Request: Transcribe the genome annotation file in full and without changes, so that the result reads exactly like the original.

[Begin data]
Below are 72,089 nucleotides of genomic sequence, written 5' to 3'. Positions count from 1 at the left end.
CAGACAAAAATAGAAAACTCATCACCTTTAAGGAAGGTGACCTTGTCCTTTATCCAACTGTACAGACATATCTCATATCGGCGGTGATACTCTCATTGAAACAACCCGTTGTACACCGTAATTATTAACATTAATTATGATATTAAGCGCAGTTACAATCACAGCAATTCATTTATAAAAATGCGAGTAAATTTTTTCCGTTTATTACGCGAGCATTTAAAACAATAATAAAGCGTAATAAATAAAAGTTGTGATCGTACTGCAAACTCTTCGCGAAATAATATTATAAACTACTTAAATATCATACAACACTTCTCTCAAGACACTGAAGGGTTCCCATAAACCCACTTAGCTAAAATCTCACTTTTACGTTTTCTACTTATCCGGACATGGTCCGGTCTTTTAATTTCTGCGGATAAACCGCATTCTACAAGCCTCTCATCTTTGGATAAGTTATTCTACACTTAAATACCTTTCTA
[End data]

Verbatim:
Below are 72,089 nucleotides of genomic sequence, written 5' to 3'. Positions count from 1 at the left end.
CAGACAAAAATAGAAAACTCATCACCTTTAAGGAAGGTGACCTTGTCCTTTATCCAACTGTACAGACATATCTCATATCGGCGGTGATACTCTCATTGAAACAACCCGTTGTACACCGTAATTATTAACATTAATTATGATATTAAGCGCAGTTACAATCACAGCAATTCATTTATAAAAATGCGAGTAAATTTTTTCCGTTTATTACGCGAGCATTTAAAACAATAATAAAGCGTAATAAATAAAAGTTGTGATCGTACTGCAAACTCTTCGCGAAATAATATTATAAACTACTTAAATATCATACAACACTTCTCTCAAGACACTGAAGGGTTCCCATAAACCCACTTAGCTAAAATCTCACTTTTACGTTTTCTACTTATCCGGACATGGTCCGGTCTTTTAATTTCTGCGGATAAACCGCATTCTACAAGCCTCTCATCTTTGGATAAGTTATTCTACACTTAAATACCTTTCTA